Tamara Piety

@ Forgotten. I am sure I have never told anyone that law school is a guarantee of anything. I DO try, to the best of my ability, to give folks all the info. Part of that info is that *sometimes* for *some people* a law degree is a gateway to ambitions that aren't practicing law per se - like running for office or running a company. And it is definitely a prerequisite for practicing law if that is your ambition. I also try to be clear about what practice is like, particularly in litigation where you can't control your time. Also,this is a dynamic, rapidly changing environment and so some of the advice of even 5 years ago, no longer seems as valid as it once was. But the point of the original post is that no matter how transparent, how earnest, how fully we try to lay out all the information to potential students, there is a level at which it often doesn't resonate until you've done it, at which point it may be hard (not impossible, but hard) to change course. And that too is something people should consider although I am not sure that it does anything but make the decision harder. I think back in the good old days (or bad old days, depending on one's perspective) a fair number of people pursued a law degree for what were (even then) "bad" reasons. I wanted in this post to underscore that those reasons are, if anything, even worse reasons today, but that there is an aspect of the decision that is simply unknowable in advance. So we can say that they only people who should go to law school are those who really want to be lawyers, yet it is predictable that even within this group who are convinced that this is their goal, some will find once they do it that it not what they hoped. Still, for *some* people law school is still the right choice. I cannot speak for legal education as a whole. And in my blogging here I am not even speaking *for* TU, but merely as a member of the faculty. But I can tell you we are not a for-profit institution. Whatever may be the case at some places, it is not the case here that the law school is in any way a "cash cow" for the university. Quite the reverse. We have zero interest in seeing any of out students regret that they went to law school or have an unhappy experience. We are small and deliberately so. There are, however, many variables we don't control. I was delighted to hear from Mr. Williams (in one of the earlier comments) that he had a happy outcome and is glad he got a law degree. But as others point out, one story isn't a trend. We hope that it is representative. Our investigations suggest that it is *more* representative than perhaps the national press coverage of legal education or of the averages employment outcomes would suggest. But it is hard to know for sure and this data is tough to get. We have few devices for ensuring reporting from grads or getting the relevant information. Anecdotes aren't necessarily good predictors for any individual's outcome, but they aren't nothing either, just like the averages are also imperfect predictors about what any one individual's experience will be. And I can assure you that we are doing our best to try to learn as much as we can about the outcomes for our students and act accordingly. We *want* people to be happy with their choice.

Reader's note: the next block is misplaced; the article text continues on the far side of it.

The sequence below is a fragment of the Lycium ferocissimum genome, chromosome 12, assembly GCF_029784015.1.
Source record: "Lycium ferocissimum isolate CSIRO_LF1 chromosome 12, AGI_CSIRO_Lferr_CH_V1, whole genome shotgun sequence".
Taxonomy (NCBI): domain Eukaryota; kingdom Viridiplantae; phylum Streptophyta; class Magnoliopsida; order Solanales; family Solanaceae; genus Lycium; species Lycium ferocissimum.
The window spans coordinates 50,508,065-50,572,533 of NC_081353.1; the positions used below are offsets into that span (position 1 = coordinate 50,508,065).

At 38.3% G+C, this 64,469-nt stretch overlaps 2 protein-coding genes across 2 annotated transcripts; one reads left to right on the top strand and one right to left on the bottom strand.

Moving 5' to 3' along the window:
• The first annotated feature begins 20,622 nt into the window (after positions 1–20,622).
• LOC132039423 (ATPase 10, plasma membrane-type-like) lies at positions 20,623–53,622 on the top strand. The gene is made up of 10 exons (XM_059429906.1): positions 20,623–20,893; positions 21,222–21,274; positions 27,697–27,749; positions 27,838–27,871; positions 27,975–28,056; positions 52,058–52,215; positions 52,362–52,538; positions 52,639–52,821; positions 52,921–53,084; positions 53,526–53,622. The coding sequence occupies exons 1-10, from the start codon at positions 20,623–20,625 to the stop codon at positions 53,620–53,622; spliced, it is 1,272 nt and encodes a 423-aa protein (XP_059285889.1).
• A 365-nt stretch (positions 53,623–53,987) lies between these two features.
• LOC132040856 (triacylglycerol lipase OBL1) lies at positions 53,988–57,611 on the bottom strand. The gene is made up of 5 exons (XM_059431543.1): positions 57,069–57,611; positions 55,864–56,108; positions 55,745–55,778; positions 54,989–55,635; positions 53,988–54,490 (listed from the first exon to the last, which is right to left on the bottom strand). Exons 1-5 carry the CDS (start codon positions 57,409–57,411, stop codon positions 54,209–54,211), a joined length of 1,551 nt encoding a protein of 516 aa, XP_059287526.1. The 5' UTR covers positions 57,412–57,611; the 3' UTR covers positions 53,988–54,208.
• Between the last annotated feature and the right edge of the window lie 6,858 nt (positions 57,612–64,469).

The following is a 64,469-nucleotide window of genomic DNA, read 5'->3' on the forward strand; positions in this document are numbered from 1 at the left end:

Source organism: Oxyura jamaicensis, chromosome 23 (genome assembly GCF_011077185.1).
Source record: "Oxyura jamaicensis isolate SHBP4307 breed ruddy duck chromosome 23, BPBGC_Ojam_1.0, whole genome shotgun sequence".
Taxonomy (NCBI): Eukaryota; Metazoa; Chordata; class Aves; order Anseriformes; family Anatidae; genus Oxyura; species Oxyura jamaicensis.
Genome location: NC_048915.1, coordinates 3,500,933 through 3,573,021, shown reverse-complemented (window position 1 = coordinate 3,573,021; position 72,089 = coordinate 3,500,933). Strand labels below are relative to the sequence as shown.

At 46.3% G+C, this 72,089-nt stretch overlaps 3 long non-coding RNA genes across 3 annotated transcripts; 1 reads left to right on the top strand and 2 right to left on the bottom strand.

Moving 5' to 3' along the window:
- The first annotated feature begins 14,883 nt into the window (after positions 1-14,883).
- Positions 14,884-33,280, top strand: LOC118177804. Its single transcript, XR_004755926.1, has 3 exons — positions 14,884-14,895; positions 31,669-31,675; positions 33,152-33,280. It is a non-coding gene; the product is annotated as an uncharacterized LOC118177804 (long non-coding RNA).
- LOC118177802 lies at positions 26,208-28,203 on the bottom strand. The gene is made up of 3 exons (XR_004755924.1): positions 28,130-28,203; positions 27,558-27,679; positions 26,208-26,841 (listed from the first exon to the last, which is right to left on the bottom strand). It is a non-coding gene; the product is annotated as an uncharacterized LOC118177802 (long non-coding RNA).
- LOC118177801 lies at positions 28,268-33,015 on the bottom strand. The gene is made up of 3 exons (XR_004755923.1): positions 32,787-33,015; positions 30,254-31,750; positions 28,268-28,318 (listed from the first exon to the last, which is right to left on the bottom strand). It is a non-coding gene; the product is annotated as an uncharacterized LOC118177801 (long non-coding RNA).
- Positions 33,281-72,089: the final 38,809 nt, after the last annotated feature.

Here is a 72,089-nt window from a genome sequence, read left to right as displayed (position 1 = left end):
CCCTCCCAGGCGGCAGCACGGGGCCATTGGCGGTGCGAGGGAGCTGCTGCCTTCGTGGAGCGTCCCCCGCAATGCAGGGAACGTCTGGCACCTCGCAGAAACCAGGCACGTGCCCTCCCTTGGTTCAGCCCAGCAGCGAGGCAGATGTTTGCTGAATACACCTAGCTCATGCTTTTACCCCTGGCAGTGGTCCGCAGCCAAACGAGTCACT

john

>>Tamara: "If you have good scores, you get a fair amount of financial aid you go to a moderately priced school, this can still be the right decision. "

>Barry: The problem is that the employment and salary figures get worse as one goes down the scale of law schools. I've been a regular reader of ITLS, and have seen enough figures to know that the probability of being able to pay off your loans is very low for middling law schools (probably down around 25%).